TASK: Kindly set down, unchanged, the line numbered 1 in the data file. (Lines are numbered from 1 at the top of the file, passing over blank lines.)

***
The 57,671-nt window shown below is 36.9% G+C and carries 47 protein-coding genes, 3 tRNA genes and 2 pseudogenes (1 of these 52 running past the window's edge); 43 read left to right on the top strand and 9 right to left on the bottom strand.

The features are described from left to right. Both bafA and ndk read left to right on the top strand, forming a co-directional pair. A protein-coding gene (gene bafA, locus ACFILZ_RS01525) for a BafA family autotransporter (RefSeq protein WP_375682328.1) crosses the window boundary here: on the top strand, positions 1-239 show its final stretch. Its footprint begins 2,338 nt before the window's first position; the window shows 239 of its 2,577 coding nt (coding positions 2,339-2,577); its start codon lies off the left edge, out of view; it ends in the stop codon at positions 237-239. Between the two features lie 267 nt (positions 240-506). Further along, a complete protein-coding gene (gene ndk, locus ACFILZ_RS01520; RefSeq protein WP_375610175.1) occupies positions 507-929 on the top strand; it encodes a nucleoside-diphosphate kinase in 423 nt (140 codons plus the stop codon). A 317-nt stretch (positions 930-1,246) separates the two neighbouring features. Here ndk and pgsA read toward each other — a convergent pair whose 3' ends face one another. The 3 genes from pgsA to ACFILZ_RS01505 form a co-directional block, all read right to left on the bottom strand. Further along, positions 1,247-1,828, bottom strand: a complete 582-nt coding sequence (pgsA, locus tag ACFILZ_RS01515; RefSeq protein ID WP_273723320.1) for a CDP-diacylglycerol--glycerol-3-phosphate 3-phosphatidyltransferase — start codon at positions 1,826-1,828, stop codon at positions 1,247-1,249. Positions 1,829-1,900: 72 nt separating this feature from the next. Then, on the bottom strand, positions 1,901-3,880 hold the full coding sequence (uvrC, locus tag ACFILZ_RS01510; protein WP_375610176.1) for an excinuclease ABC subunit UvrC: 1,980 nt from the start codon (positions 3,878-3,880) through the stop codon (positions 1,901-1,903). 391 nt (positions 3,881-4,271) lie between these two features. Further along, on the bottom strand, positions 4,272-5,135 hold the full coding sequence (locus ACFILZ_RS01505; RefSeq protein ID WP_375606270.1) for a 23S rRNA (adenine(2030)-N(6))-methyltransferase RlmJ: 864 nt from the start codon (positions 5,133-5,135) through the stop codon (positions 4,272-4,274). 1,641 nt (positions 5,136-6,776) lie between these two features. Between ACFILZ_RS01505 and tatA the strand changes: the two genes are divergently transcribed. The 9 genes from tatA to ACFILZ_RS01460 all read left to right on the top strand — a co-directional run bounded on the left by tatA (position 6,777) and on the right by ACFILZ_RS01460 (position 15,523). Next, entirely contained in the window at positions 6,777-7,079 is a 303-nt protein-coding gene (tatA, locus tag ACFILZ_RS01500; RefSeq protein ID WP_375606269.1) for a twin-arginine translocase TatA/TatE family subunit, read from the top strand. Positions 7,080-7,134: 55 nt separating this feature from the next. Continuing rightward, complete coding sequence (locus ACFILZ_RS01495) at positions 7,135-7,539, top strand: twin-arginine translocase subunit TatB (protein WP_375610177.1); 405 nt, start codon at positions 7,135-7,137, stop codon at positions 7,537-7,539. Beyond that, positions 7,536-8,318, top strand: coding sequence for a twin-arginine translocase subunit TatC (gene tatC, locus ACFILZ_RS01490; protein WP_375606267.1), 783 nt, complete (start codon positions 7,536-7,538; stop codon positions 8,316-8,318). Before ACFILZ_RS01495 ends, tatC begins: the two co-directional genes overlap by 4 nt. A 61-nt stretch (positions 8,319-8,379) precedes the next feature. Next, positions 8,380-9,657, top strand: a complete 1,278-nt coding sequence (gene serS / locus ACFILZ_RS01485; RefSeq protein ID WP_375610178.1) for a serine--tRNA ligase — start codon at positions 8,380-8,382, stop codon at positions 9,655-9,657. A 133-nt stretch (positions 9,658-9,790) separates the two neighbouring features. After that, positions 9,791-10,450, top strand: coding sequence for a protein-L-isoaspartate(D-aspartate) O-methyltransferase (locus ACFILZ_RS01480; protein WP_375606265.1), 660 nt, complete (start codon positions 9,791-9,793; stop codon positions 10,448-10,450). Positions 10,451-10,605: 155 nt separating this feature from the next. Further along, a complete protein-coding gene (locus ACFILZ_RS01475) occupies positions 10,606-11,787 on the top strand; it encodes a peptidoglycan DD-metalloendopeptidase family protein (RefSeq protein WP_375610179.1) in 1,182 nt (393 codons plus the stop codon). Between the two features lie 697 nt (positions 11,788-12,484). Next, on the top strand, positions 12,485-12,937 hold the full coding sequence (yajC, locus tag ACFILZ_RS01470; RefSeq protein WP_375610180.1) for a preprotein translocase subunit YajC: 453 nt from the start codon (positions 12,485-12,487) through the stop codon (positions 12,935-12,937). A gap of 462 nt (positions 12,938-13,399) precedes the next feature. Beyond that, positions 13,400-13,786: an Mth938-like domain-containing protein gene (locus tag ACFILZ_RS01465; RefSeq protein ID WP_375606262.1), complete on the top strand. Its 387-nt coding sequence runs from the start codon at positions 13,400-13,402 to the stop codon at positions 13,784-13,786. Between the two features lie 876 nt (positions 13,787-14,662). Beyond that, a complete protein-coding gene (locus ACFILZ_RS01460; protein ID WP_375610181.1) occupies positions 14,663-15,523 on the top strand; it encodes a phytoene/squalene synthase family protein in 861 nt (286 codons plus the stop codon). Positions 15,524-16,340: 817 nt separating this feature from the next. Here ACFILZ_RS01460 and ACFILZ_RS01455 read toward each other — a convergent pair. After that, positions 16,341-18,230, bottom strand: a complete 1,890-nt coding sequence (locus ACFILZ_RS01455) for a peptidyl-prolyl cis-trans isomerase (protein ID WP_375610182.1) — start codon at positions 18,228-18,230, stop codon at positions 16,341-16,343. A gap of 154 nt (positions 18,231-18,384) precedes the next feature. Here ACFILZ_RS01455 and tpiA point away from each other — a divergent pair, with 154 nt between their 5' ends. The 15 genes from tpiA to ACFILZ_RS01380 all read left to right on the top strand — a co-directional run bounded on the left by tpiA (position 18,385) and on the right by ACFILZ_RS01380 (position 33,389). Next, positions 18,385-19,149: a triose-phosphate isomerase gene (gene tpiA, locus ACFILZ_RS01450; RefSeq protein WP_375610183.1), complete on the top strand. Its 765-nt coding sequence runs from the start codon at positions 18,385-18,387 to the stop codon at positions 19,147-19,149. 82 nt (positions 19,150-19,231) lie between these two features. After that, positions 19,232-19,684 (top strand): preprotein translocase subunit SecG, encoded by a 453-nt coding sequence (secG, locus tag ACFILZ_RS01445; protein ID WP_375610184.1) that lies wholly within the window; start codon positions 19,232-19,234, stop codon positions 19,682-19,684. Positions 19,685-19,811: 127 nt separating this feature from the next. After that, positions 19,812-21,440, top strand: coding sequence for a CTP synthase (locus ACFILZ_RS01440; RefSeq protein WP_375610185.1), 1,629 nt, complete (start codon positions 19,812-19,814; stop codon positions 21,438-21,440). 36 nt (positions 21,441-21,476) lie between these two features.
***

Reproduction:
The 57,671-nt window shown below is 36.9% G+C and carries 47 protein-coding genes, 3 tRNA genes and 2 pseudogenes (1 of these 52 running past the window's edge); 43 read left to right on the top strand and 9 right to left on the bottom strand.